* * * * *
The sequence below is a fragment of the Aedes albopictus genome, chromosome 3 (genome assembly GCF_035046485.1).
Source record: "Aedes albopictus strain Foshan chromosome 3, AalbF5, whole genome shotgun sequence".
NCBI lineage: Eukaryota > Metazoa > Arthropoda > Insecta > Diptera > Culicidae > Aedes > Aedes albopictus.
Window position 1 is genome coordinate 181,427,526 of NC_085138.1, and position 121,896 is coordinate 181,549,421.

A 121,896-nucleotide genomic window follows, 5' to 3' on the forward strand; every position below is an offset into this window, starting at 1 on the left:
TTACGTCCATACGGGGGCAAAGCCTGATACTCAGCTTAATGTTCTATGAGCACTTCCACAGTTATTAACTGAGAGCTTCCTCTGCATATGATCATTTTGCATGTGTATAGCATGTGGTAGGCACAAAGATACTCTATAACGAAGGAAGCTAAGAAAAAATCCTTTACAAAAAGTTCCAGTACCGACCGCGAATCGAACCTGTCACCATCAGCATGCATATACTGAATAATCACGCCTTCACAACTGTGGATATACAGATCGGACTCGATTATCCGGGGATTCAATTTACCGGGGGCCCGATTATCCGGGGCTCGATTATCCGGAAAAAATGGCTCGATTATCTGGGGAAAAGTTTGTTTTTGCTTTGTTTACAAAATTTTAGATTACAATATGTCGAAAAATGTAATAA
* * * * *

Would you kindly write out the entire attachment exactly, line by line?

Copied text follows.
The sequence below is a fragment of the Aedes albopictus genome, chromosome 3 (genome assembly GCF_035046485.1).
Source record: "Aedes albopictus strain Foshan chromosome 3, AalbF5, whole genome shotgun sequence".
NCBI lineage: Eukaryota > Metazoa > Arthropoda > Insecta > Diptera > Culicidae > Aedes > Aedes albopictus.
Window position 1 is genome coordinate 181,427,526 of NC_085138.1, and position 121,896 is coordinate 181,549,421.

A 121,896-nucleotide genomic window follows, 5' to 3' on the forward strand; every position below is an offset into this window, starting at 1 on the left:
TTACGTCCATACGGGGGCAAAGCCTGATACTCAGCTTAATGTTCTATGAGCACTTCCACAGTTATTAACTGAGAGCTTCCTCTGCATATGATCATTTTGCATGTGTATAGCATGTGGTAGGCACAAAGATACTCTATAACGAAGGAAGCTAAGAAAAAATCCTTTACAAAAAGTTCCAGTACCGACCGCGAATCGAACCTGTCACCATCAGCATGCATATACTGAATAATCACGCCTTCACAACTGTGGATATACAGATCGGACTCGATTATCCGGGGATTCAATTTACCGGGGGCCCGATTATCCGGGGCTCGATTATCCGGAAAAAATGGCTCGATTATCTGGGGAAAAGTTTGTTTTTGCTTTGTTTACAAAATTTTAGATTACAATATGTCGAAAAATGTAATAA